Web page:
Let’s be real. Cleaning up is the absolute worst part of cooking. And after a full-on holiday feast, the last thing you want to do is haul yourself up and wash a larger than normal pile of dishes, not to mention the icky, greasy pans.
Yet with all the holiday help tips out there, no one, but no one offers tips on how to clean up after a big holiday meal. Maybe it’s because it is such a dreary chore that there really isn’t much that can make it less so. But there are a few things you can do to make a little easier.
Cleaning up tips
First, don’t make such a big mess in the first place. You can read my post here on how to do that. But the important part to remember is that if you don’t absolutely need that dish or pan, don’t use it! Clean as you go, too. If you’re waiting for the potatoes to boil, you can clean up the peelers and other dishes. There will be less to do later.
Make sure to de-glaze the roasting pan. That’s usually going to be your greasiest and ickiest. De-glazing is easy. You get the drippings and grease boiling. Then add some broth, wine or other liquid, get it boiling again and as it does, scrape all the stuck-on bits into the liquid and use it as a base for your gravy. If you’re not going to make gravy or sauce, pour all that goo into a container and save it to make a sauce later. Or feed it to the dog. Or squirt some dish soap into the pan and use that to boil and scrape everything up.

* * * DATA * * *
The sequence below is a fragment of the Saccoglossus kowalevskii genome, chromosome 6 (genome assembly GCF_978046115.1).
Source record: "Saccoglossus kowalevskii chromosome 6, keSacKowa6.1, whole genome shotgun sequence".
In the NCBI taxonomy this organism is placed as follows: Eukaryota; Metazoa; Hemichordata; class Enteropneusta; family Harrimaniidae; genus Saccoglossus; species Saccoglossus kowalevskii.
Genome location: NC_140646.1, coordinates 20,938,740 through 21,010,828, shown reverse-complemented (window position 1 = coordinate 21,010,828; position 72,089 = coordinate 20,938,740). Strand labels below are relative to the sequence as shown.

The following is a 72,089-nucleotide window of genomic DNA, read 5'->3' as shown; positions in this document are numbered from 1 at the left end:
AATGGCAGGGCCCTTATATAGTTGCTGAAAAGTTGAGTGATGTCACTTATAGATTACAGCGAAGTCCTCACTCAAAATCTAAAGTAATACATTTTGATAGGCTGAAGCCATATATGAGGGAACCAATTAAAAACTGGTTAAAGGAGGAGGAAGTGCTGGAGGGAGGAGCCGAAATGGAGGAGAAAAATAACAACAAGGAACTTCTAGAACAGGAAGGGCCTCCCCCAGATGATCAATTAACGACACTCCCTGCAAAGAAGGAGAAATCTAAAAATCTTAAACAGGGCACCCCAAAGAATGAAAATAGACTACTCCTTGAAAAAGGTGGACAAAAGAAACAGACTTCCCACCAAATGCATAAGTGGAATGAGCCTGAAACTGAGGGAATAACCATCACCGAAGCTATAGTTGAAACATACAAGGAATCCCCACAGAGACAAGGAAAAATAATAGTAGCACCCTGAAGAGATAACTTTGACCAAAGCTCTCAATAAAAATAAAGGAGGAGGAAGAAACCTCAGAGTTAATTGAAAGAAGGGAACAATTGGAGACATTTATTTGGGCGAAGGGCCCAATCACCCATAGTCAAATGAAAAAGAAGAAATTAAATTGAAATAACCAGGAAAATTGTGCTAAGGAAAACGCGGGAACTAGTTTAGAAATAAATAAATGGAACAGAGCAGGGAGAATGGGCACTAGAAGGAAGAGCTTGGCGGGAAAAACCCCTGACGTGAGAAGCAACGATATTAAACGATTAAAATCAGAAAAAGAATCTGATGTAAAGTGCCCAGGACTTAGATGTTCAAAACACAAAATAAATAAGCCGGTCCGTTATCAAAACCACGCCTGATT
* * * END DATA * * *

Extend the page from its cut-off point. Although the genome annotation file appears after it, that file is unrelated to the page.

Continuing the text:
If someone else offers to help, accept. Now, I get that there are times when this isn’t feasible. But even if that surly relative is only asking to be polite, accept the help. Women have used clean up time for millennia as a chance to gossip about the rest of the relatives. You can, too.
Sometimes listening to a good comedy podcast or other show helps ease things a little. Sometimes the noise is just annoying.
Get all the plates scraped off as you stack them on the counter. Make sure any paper towels or other wrappers are in the trash. Rinse any containers that you’re going to recycle.
When you’re packing the leftovers, be sure you have the lid next to the container. I can’t tell you how many containers I’ve had to wash because I dumped the leftovers in, then couldn’t find a lid to fit.
Wipe down any counter or workspace that will serve as a landing area for clean dishes. You don’t want to wash something then have it pick up crumbs or globs of sauce dribbles. I like using a large towel over our worktable rather than the dish rack, which is always too small.
Wash the least dirty to the most dirty. In other words, if you wash your glassware first, it won’t pick up grease from the wash water and your suds will last longer. Nor will it pick up the tiny bits that were left on any plates and pans. Get everything loaded into the dishwasher that can go into it and don’t worry if you miss a fork or two. Those are easy to hand wash.
Let as many dishes air dry as you have room for. Your good glassware will probably need to be dried right away or it might get spots, and there may not be a lot of room in your kitchen to leave pans out. But whatever you can leave out, you may as well.
A nice glass of wine can help or it can increase the odds of something breaking.
When to stop cleaning up
Finally, once you get the plates scraped and the leftovers put away, you can come back to most of it in the morning. If any of your pans are crusted with something starchy, you may want to soak those in some cold water overnight. Greasy pans should get the soap treatment (see above) while they’re still hot. But unless you’re going to risk your drains by pouring the soapy grease down right away, along with lots of hot water, you’ll probably be better off wiping up the mess with some paper towels once they’re cold, and then washing them.
Hope this helps. And please, feel free to share any cleaning up tips you have. We could all use the help.